Sydney-born John Cornforth showed the first signs of hearing loss at the age of ten and was completely deaf by his early twenties. He studied organic chemistry at the University of Sydney before winning a scholarship to study at Oxford. Cornforth’s future wife Rita Harradence won a similar scholarship and worked closely with him in his future research.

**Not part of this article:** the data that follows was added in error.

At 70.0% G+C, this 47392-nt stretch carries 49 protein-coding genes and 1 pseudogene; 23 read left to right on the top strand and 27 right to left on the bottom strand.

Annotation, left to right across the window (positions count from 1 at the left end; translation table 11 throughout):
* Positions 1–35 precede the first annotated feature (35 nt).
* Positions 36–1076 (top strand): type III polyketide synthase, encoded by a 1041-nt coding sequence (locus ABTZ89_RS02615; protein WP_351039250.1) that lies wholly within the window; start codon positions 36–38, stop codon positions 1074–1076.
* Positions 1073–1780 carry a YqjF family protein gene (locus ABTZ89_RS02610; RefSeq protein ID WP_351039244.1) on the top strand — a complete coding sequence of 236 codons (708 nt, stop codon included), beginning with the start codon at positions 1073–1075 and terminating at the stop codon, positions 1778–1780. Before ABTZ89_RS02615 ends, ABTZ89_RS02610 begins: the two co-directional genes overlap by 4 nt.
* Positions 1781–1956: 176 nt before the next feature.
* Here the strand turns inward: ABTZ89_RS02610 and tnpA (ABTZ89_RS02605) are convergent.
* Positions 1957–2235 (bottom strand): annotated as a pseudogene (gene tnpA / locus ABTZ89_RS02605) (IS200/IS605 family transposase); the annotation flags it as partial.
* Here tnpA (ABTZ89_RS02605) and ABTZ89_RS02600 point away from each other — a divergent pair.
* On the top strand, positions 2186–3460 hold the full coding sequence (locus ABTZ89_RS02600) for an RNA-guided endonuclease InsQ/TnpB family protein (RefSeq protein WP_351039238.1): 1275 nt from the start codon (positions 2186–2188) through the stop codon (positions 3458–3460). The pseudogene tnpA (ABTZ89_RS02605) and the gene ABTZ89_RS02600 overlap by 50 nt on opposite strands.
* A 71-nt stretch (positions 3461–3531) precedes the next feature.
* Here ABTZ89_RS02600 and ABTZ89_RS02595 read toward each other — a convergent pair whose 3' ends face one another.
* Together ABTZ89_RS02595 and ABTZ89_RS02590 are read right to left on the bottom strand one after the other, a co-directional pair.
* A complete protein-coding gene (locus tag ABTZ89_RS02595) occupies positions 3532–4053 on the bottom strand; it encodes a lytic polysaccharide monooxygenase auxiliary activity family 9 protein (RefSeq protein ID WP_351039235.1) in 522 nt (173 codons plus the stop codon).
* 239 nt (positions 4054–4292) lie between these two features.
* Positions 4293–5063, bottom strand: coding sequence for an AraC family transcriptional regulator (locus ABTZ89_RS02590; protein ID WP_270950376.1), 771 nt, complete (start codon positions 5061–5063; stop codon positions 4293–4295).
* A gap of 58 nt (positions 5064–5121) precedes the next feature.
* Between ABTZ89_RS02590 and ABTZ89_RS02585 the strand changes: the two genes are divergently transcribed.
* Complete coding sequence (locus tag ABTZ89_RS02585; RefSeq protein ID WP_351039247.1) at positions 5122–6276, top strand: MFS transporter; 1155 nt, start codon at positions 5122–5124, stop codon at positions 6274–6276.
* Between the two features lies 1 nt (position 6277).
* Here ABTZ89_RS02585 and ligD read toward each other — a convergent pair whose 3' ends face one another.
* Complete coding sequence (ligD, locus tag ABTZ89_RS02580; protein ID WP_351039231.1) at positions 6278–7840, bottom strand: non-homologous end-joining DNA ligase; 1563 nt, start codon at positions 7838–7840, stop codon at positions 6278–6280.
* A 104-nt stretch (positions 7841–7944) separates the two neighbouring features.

Australia offered no opportunities for research chemists who could not lecture, so Cornforth remained in Britain. He worked on the chemistry of penicillin during World War Two before joining the Medical Research Council in Hampstead. In 1962 he became a co-director of the Milstead Laboratory of Chemical Enzymology, where he conducted the research that led to his Nobel Prize in Chemistry for ‘work on the stereochemistry of enzyme-catalyzed reactions.’ Cornforth was elected to the Royal Society in 1953 and was knighted in 1977. He finished his career as a research professor at the University of Sussex.